It was this very same horizontal hostility that caused Susan B. Anthony and Elizabeth Cady Stanton to split off from Lucy Stone. Anthony and Stanton were relatively radical; Stone was more mainstream. This ideological divide worsened in 1866, when Anthony and Stanton partnered with a known racist, George Francis Train, who supported women’s suffrage because he believed women could help to curtail the political influence of African Americans. Stone was livid when she saw them campaigning with Train and allowing him to bankroll their efforts.

The fault line only grew wider when Anthony and Stanton opposed the Fifteenth Amendment proposal to grant African-American men the right to vote. They drew a hard line: if women weren’t given the right to vote, other minority groups shouldn’t be allowed it, either. Their position was radical not only because it was inflexible, but also because they had been trying to reach liberal constituents who favored the amendment.

Stone was more sympathetic to the abolitionist cause. At an equal rights convention, she attempted to build a bridge between black activists and Anthony and Stanton, announcing her support for a continued alliance:

“Both are perhaps right…. Woman has an ocean of wrongs too deep for any plummet, and the negro too has an ocean of wrongs that cannot be fathomed…. I thank God for the Fifteenth Amendment, and hope that it will be adopted in every state. I will be thankful in my soul if anybody can get out of that terrible pit.”

Anthony and Stanton viewed Stone’s support of voting rights for men of color as a betrayal of the women’s cause. They reneged on their commitment to a joint organization and announced the formation of their own national women’s suffrage organization the following week, in May 1869.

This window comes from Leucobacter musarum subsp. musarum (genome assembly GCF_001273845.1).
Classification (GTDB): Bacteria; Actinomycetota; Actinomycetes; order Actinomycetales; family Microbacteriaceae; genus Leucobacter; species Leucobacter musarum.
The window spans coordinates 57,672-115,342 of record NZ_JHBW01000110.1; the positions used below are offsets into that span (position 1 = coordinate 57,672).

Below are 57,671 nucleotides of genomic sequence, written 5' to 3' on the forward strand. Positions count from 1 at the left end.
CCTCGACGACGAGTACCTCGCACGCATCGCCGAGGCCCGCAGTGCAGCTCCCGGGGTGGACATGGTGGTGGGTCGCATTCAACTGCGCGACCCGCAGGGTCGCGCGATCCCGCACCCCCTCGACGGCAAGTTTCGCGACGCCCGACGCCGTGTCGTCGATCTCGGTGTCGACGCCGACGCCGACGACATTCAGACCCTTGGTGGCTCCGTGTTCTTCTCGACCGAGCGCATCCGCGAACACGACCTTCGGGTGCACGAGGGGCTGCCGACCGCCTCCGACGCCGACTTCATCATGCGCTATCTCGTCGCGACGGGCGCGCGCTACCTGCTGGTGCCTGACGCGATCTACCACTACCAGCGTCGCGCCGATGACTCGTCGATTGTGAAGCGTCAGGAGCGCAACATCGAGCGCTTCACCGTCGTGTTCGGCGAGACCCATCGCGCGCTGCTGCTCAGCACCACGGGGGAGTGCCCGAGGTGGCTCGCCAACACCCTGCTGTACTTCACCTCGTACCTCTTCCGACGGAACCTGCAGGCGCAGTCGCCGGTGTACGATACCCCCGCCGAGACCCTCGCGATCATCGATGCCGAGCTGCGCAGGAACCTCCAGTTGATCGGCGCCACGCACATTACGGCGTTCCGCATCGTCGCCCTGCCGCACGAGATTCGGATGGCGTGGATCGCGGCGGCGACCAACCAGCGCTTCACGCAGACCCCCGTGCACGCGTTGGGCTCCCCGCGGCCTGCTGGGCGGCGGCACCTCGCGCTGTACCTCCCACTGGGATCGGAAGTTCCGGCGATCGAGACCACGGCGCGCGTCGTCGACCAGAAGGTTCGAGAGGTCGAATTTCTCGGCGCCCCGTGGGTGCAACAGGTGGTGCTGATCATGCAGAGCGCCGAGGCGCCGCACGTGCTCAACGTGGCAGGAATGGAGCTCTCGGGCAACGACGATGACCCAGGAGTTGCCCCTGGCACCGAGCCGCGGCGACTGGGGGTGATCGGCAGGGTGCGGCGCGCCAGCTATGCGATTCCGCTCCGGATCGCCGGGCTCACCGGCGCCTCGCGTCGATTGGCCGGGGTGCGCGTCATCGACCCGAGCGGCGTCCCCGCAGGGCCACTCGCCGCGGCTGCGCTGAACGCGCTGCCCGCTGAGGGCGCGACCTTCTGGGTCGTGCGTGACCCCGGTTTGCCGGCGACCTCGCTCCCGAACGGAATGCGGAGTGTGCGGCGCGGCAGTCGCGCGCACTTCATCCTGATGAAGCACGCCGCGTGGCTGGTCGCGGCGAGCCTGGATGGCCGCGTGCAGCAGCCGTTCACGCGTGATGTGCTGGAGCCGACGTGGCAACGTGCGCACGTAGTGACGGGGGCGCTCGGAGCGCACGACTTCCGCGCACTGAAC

Stone and a group of colleagues published a letter calling for a more comprehensive organization, to no avail. By the fall, they had little choice but to form their own group. For more than two decades, they maintained their distance, working independently in some cases and at cross-purposes in others.

Parallels in Vermont Cannabis Advocacy

Looking at Vermont cannabis advocates through the lens of horizontal hostility, it’s clear that we share a common goal: That cannabis can be freely enjoyed by everyone, without fear of retribution or reprisal. But beyond that shared ground, there are both minor and major philosophical differences.

There are those that approach it from a purely racial justice perspective, and who argue that without decriminalization and regulation, people of color will continue to suffer from discrimination by law enforcement and higher incarceration rates.

There are some who would prefer to see no legalized market at all, decrying that any form of commercialized cannabis is naturally beholden to corporate whims.

There are the enthusiastic entrepreneurs, people who have either enjoyed cannabis and are eager to make it their livelihood, or people who see that their skill set and experience fits well with the budding industry. In a fledgling industry fraught with political chaos and constant policy change, advocacy is an unspoken necessity for members of the cannabis industry.